Along the way, it was no surprise that CLT attracted talents from different areas to collaborate with Wu. Oscar winning designer Tim Yip of "Crouching Tiger, Hidden Dragon" fame has been a long-term designer for CLT. In 2004, Hong Kong film master Tsui Hark and Yip joined forces to help Wu stage "The Tempest."

As the premier Peking opera performer, Wu has been invited to portray the title role in Nobel Laureate Gao Xinjiang's opera "Snow in August." This December, Wu has also been invited to be the only Asian performer in Chinese director Zhang Yimou's new opera "The First Emperor" at New York's Metropolitan Opera, which stars Placido Domingo. Wu will portray the role of the wizard and sing in the "Snow in August" east-meets-west style during the opening scene.

Since 2001, CLT started producing a new production every year. Its recent works include "King Lear" (2001), "The Hidden Concubine" (2003), "A Play of Brother and Sister: a Hip Hopera" (2003), "The Tempest," directed by Hong Kong film master Tsui Hark (2004), and "Waiting for Godot," which was staged last year.

In addition to "Kingdom of Desires," CLT's adaptation of two other Shakespeare classics - "King Lear" and "The Tempest" - join the list of this month's 20th anniversary performances.

With "King Lear," Wu portrayed 10 different roles all by himself in a one-man tour de force show. "When I brought up the ideas that I wanted to try to perform all the characters by myself in 'King Lear,' people thought I was crazy and it was mission impossible," Wu says. "But it worked. It's extremely demanding and rewarding at the same time. I also have to thank Tim Yip for designing the costume that allows me to shift among different characters in a flash."

The third show is the highly lavish "The Tempest" directed by Tsui Hark and with costumes and artistic direction by Tim Yip.

Because of Tsui Hark's busy filming schedule, "The Tempest" has been slowly evolving since its world premier in Taipei with revision tips from Tsui via long distance calls. For the 20th anniversary, CLT will present a revamped musical version of "The Tempset."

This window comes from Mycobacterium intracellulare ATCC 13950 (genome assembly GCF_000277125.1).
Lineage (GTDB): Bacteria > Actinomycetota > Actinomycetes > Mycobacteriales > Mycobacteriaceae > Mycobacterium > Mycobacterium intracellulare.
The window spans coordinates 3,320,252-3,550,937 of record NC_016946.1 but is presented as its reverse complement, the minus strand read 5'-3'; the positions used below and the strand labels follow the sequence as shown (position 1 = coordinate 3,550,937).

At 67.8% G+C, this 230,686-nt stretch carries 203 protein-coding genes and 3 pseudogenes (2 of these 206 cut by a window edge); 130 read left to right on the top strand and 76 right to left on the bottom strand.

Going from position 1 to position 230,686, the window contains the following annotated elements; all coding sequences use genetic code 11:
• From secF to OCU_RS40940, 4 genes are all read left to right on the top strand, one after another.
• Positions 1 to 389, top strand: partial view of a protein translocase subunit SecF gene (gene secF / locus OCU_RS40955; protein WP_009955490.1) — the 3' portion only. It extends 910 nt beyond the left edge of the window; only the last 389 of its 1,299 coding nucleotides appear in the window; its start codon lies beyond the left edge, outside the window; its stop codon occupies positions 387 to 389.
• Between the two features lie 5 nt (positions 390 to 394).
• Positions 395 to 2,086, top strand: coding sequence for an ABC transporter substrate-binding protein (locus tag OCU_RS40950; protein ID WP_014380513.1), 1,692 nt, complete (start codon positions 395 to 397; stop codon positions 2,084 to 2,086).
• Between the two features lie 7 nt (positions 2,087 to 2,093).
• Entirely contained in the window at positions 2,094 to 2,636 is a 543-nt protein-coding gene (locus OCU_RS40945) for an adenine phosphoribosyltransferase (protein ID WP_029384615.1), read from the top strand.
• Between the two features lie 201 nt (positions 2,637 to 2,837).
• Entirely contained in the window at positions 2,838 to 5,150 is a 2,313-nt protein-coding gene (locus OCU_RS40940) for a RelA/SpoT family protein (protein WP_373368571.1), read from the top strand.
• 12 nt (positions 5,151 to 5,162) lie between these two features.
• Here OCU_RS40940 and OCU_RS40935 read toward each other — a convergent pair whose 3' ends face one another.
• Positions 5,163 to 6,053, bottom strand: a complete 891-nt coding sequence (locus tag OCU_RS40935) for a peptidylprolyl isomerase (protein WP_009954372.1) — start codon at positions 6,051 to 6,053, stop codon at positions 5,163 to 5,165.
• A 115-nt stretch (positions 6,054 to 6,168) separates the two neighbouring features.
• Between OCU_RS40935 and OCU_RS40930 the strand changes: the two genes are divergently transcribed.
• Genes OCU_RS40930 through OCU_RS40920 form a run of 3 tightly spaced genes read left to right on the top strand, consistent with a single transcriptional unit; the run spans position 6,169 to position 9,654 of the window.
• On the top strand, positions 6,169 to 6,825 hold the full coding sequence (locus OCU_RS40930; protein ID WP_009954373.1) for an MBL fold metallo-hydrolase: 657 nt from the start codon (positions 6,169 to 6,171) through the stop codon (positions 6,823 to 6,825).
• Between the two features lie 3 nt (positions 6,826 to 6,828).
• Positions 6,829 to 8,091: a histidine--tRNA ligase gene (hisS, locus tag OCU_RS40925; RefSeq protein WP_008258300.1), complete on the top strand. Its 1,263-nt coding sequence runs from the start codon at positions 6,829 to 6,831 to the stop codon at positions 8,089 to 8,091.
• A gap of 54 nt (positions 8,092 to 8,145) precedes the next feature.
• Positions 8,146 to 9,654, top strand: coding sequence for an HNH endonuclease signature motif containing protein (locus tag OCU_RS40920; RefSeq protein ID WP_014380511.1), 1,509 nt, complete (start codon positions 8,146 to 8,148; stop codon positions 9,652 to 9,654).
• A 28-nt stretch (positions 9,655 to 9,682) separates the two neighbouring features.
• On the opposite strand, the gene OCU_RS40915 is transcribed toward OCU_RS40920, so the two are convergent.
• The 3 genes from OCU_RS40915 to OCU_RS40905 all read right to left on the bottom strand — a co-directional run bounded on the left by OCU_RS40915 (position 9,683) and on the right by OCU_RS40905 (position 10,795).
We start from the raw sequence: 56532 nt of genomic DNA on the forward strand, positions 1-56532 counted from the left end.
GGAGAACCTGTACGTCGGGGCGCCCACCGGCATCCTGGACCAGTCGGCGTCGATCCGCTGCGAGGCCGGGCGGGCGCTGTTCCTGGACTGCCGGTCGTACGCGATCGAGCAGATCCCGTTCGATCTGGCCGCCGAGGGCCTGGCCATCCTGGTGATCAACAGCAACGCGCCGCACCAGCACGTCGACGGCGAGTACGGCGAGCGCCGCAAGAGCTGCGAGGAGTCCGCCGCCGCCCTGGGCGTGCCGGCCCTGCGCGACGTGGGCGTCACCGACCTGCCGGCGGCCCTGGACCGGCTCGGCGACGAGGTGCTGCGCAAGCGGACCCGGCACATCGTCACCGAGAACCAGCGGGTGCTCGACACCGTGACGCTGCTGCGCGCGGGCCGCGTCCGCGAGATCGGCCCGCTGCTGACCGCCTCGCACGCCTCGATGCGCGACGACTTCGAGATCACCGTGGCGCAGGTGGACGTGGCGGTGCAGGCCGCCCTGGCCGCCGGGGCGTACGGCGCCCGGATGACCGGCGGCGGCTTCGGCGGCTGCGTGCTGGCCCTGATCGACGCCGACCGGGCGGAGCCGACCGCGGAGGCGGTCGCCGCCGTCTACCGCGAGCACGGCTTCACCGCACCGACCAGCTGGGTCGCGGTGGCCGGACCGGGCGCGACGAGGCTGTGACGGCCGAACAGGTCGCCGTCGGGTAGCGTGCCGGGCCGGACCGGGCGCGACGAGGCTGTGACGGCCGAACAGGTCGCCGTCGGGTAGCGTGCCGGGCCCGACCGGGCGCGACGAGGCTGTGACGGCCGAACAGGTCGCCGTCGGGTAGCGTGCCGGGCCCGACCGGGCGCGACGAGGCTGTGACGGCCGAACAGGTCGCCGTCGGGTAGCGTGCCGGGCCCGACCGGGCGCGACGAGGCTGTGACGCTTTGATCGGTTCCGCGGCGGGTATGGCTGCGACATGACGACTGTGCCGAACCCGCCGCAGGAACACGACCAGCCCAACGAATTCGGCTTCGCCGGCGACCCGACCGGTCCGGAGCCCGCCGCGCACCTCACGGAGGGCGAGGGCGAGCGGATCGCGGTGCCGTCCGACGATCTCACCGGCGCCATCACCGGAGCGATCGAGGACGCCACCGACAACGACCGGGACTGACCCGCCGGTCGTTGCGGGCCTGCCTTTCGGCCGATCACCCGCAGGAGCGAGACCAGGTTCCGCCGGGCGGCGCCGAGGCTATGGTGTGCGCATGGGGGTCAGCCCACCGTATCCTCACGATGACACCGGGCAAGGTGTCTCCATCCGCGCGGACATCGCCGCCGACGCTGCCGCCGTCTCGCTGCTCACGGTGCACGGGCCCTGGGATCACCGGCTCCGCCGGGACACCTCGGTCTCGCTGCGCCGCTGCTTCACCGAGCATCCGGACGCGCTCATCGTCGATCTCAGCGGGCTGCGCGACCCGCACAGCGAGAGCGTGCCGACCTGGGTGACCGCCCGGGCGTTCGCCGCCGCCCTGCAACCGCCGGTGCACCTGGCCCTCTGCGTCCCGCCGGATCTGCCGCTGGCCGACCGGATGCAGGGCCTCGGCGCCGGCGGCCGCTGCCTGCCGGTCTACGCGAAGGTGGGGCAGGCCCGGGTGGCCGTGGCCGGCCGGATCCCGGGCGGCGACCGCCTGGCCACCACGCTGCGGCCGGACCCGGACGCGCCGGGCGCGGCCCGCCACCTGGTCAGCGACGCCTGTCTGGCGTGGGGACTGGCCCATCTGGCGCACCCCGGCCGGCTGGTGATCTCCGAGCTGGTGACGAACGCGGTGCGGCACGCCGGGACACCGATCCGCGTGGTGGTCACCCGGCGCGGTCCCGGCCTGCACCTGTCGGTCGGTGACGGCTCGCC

"We have tried out Shakespeare, Greek tragedy and traditional Chinese opera," Wu explains. "For the 20th anniversary, we decided to focus on Shakespeare works because we want Contemporary Legend Theatre to be identified as an Oriental Shakespeare group."

Asked about his passion for acting and the longevity for an actor, Wu responds gleefully, "It depends on which kind of actor you are. If you are a "Wu Shen" or an action male in Peking opera term, then you only have certain years of career because you keep using up your body's physical resource with each performance."

"For me, it's different because I'm an actor type. I do my best to keep my body and voice in good shape so that I could continue acting for the rest of my life.'"

Wu's wife Lin agrees. "Acting is the love of his life. He will continue doing it as long as he physically can. Even when he is old, he could still do cameo roles. We once saw a show in Europe in which a 60-plus old actress was literally carried onto the stage by a troupe of young actors. When she got to the stage, the the old woman suddenly came alive, delivered her lines for the scene without missing a beat, and collapsed afterwards from of exhaustion. After that, the troupe of young actors pulled her off the stage again. It was hilarious!"

"The past twenty years has been a very difficult path," says Wu. "But we are very proud of what we have accomplished.

"We have managed to find ways to convey all the beautiful ideas within the framework of traditional Chinese opera in a different way, and our innovations have even won the admiration of western audiences."

Wei concurs, "Peking opera is such a beautiful art form and deserves to be appreciated and enjoyed. It's a form that has been shackled by its own sophistication and richness. However, there are endless possibilities to this art form."

"For now, we are trying to marry the costumes and techniques of Peking opera with the ideas and story from western drama," said Wu. "But it paves the path for the future. Who knows? Maybe some day we will manage to find a new form of hybrid drama that would really appeal to the audiences."

"Twenty Years of Legend - Oriental Shakespeare" will run at the Metropolitan Hall from October 10 to October 29. "The Kingdom of Desire" will run from October 10 to 15. "King Lear" will run from October 27 to 29. "The Tempest" will run from October 20 to 22. For ticket info and schedule, please call (02) 3393-9888 or check out www.artsticket.com.tw.

Thursday, October 12, 2006



"The River of Musing"

Painting and poem by Andrew C.C. Huang

(Originally published in China Times)

冥思的河流

冥思中 想著逝去的愛及未來的夢想
煙環及思想的河流交織
淹沒陳舊的地板
把自己載到 另一個悲歡交織的地方